Children’s literature is an interesting field!

There’s a whole canon of academia that wrangles over the minutiae of an author’s choices.

It’s quite fascinating to watch them wrangling actually.

I went to the IRSCL conference over the last few days, it began with its opening keynote on Saturday evening and then wrapped up on Wednesday August 2nd.

Being an academic conference there were delegates from all over the world, mostly professors of children’s literature, and Phd students attending.

I had been approached by one student, I think she was from Spain, who was writing a dissertation on my book Wanting Mor. She presented a paper on it at the conference, and out of curiosity I want to get my hands on it to see what she said.

I find conferences exhausting! They’re so mentally rigorous, there are so many ideas bombarding you as you sit there, that your brain kind of goes numb after a while.

I made sure to attend the opening keynote on Saturday. To me the opening keynote really sets the tone for the rest of the conference.

Five past presidents spoke about various aspects of children’s literature. One of them spoke of ‘whiteness’ in children’s literature and I really appreciated that!

But honestly, it was jarring to see these five past presidents, all of whom were white, sitting up there side by side.

And I marveled that it seemed odd.

When I first began in this career, it was anything but odd!!!

I also went to the panel on Indigenous literature. And sat right in the front row! Boy did I look like an eager beaver!

Drew Hayden Taylor was on the panel and he spoke about how in his work he’d melded aspects of Indigenous Drew Hayden Taylorculture with pop cultural tropes (is that the right word? I’m not sure but doesn’t it sound so intellectual!!!) in that he wrote a story about a native vampire who was over 350 years old, he’d been captured by European colonizers and transported to Europe as a curiosity to show the kings, and there he’d been bitten by a vampire and joined the ranks of the undead.

Drew is hilarious! I had met him down at Harbourfront where we’d been on a panel together. You know how sometimes you meet someone but it’s the second meeting with them where you really get to know each other better? Well it helped that we sat together at the final dinner and exchanged anecdotes.

I think the most interesting person on the panel though was this eighty year old lady who had collaborated with her daughter in law on her biographical experience of her time in the residential school system. Her name was Margaret Pokiak-Fenton and the name of her book was Fatty Legs. I definitely want to get this book!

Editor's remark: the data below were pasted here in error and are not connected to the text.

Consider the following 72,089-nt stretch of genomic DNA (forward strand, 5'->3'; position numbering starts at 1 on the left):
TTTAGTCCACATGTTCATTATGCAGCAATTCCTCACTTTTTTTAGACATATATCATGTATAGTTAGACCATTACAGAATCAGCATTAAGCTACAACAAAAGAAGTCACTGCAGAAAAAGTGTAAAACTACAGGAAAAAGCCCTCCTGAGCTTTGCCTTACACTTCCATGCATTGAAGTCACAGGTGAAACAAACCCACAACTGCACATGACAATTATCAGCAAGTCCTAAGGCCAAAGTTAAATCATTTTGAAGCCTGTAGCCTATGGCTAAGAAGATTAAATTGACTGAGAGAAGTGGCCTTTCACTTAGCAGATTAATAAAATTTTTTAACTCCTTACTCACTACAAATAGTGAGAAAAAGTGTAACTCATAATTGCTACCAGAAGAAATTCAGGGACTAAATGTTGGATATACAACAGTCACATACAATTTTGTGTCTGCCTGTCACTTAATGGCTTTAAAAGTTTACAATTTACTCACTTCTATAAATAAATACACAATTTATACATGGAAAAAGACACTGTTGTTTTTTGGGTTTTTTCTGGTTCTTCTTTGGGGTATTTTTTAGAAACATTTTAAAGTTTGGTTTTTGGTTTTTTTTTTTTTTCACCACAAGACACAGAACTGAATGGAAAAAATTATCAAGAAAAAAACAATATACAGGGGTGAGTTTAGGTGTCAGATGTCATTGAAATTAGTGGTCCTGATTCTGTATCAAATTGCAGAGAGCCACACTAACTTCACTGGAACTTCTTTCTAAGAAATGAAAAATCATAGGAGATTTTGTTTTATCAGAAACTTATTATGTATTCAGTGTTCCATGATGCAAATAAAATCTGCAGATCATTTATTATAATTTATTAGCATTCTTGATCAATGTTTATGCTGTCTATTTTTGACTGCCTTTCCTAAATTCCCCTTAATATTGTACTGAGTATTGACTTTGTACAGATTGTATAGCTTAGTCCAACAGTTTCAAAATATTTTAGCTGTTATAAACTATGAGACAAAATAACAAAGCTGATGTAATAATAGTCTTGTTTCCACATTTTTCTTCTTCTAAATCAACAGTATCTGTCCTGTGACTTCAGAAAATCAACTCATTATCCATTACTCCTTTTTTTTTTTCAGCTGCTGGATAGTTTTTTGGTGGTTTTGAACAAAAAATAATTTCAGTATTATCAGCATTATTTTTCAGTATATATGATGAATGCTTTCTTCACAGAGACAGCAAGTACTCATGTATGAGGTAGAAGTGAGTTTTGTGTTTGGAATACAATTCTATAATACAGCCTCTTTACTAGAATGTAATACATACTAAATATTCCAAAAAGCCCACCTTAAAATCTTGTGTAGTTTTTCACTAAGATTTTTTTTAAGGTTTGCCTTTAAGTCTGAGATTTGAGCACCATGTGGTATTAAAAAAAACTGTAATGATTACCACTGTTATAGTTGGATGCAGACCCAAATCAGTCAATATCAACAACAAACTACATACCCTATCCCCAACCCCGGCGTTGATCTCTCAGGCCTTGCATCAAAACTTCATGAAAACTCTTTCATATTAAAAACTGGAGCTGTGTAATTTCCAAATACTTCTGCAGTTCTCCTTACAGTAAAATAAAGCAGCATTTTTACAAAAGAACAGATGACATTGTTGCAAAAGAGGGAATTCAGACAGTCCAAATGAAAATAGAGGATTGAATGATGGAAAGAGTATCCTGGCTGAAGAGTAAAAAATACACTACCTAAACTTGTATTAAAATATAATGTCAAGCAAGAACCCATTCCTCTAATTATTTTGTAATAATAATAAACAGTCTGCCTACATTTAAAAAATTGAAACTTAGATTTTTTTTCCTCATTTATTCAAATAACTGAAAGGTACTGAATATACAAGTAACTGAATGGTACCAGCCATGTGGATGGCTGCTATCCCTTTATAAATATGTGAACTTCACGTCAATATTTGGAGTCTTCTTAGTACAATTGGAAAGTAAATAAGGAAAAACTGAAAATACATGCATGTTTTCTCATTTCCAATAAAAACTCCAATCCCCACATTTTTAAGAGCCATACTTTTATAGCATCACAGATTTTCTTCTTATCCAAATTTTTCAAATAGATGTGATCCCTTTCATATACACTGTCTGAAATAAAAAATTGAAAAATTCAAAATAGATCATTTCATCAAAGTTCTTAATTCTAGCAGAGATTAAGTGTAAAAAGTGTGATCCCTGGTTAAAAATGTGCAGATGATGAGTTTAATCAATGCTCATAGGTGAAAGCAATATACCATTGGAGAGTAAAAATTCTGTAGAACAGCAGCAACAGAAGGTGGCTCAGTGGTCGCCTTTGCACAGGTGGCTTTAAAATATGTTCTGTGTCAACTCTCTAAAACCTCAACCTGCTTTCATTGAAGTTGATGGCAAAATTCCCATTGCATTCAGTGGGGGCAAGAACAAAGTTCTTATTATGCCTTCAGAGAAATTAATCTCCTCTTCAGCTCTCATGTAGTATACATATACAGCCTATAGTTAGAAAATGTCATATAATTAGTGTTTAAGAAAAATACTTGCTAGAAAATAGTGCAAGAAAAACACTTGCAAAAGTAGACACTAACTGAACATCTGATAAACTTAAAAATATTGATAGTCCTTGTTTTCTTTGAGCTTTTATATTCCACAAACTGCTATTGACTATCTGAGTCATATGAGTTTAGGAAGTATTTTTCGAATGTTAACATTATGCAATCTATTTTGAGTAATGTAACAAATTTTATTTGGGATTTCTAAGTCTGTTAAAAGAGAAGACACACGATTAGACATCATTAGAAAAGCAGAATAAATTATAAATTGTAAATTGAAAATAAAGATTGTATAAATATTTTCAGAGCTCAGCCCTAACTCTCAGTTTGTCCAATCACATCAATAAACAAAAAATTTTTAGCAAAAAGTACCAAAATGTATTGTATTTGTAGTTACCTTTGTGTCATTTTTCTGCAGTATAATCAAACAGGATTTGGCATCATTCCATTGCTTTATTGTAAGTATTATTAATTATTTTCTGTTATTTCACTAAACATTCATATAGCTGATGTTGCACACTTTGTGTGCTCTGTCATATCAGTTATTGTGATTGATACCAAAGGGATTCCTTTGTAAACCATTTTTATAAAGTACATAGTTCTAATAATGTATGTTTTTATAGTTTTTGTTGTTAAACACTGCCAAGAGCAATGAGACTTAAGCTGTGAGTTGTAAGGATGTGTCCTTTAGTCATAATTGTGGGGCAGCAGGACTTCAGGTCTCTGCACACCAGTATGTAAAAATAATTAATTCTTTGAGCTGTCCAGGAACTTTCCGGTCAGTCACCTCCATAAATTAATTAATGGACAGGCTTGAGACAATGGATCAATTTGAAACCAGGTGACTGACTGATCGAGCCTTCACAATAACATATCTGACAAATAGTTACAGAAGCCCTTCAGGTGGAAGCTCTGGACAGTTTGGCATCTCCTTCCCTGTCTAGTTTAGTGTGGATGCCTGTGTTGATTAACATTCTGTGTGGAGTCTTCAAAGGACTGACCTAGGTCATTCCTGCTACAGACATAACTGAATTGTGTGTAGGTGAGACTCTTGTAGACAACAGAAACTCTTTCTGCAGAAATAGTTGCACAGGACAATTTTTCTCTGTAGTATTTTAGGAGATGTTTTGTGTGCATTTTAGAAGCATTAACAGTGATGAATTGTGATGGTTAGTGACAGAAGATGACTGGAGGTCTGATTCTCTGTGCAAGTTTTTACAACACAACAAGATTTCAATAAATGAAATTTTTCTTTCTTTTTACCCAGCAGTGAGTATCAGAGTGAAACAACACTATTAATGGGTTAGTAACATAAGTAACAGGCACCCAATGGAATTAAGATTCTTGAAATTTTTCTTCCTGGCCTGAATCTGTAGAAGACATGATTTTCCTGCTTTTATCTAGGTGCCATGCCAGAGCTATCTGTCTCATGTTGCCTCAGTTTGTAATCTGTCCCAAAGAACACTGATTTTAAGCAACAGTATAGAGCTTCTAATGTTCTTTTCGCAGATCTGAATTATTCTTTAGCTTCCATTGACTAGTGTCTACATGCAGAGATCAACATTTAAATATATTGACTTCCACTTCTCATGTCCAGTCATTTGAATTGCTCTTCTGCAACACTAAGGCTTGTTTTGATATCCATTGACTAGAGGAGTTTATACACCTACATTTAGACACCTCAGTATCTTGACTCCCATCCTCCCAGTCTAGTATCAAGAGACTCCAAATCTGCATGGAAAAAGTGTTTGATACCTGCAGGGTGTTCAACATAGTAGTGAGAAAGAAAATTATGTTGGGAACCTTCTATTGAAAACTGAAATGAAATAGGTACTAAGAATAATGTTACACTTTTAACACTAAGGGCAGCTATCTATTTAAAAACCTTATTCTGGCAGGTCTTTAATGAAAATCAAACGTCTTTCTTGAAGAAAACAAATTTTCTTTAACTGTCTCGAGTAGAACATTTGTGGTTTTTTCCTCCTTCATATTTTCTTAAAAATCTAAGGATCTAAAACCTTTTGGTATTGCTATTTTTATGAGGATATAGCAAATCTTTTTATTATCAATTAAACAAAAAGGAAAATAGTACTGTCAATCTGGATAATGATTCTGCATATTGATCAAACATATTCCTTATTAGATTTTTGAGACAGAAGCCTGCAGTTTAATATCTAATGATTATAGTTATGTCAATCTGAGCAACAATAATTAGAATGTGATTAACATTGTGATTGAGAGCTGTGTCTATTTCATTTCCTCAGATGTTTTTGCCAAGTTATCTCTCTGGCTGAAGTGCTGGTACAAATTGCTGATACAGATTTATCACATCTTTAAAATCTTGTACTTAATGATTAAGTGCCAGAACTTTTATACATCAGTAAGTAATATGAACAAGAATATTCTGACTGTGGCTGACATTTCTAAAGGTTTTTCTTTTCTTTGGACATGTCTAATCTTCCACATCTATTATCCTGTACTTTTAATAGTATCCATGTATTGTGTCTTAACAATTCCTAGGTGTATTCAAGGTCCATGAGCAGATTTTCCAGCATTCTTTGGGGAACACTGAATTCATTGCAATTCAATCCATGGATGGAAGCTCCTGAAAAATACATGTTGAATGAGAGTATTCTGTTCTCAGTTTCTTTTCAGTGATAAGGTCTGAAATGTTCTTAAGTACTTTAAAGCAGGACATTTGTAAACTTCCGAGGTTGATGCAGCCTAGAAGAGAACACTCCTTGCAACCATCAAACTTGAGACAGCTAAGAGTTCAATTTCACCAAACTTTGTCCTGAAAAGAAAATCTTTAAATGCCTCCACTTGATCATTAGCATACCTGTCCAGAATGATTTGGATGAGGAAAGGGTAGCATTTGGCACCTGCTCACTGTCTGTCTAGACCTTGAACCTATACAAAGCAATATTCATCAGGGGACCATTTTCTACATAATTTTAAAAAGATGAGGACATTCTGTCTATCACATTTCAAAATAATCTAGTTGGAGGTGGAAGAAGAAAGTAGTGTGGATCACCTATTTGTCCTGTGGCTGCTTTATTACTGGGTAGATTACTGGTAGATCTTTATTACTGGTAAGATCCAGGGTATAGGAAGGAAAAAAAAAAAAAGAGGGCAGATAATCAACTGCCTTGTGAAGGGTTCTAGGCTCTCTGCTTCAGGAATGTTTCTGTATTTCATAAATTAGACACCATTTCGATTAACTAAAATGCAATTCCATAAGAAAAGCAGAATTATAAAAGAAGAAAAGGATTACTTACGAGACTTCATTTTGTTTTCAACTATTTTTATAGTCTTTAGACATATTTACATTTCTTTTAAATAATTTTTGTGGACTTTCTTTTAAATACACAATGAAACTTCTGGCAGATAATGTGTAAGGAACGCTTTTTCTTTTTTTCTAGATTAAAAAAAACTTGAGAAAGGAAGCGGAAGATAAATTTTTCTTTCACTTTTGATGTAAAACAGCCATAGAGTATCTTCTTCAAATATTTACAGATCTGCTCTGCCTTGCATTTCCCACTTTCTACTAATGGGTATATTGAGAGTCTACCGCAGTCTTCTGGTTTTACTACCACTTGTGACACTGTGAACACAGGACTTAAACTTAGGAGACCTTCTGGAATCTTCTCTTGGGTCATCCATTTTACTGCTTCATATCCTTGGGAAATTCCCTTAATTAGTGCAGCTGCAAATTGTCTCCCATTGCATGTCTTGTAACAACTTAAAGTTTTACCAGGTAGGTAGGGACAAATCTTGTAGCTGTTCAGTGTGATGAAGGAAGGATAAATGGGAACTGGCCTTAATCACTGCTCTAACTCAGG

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The panel I was on was called The Media and the Message and oh what an interesting group of people we were!!!

There was Zetta Elliot, a fiery African American activist who’s self-published numerous books both picture books and novels! She’s recently sold a couple of novels to Random House which will be coming out soon but she’s most famous for her book Bird which I quite loved! It’s a quiet, thoughtful book about a boy dealing with his brother’s addiction problems. Won all kinds of accolades!

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Loved, loved, loved Shauntay Grant’s presentation as well! She’s a singer and spoken word artist and has a voice as rich and smooth as Swiss chocolate! She read from this book I believe, Up Home.

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And rounding out the panel was Vivek Shraya who is transgender and had written a book about gender fluidity called The Boy In the Bindi. Vivek ended the presentation saying that children’s books needed to deal more with sexuality and read a piece about masturbation from one of Vivek’s books. While the story was amusing, I couldn’t see it being appropriate in a school setting. Not as a read aloud which is what it seemed that Vivek may have been advocating, but perhaps not, not sure.

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All the other presenters on the panel used technology but I decided to just tell my story. I spoke a lot about my father and about Wanting Mor.

In the opening keynote one of the speakers had spoken about raising ‘good white children’ and how this father had gone into his child’s room when he wouldn’t go to sleep and he had hit him. There was a bit of an assumption on the speaker’s part that this was abusive, and while it probably was, it left a strange feeling in the pit of my stomach.

Growing up in Asian culture, that wasn’t unusual at all. It didn’t mean my father was abusive, but this was the implication. I decided to mention it in my presentation as my story dealt with it.

The response to the panel was amazing! We each brought our strengths and we were all so different. The group gave us a standing ovation and afterwards several people came up to me and shared stories about their fathers.

Later on, during the gala dinner, a lady came up to me and told me that she hadn’t wanted to come to the conference at all! She was African American and I got the impression she felt she wouldn’t be represented. She said my talk had made the entire conference worth while for her and she was SO glad she’d seen me!

She was not the only one who reacted this way.

It was humbling!

I came away from the conference feeling uplifted. Really positive!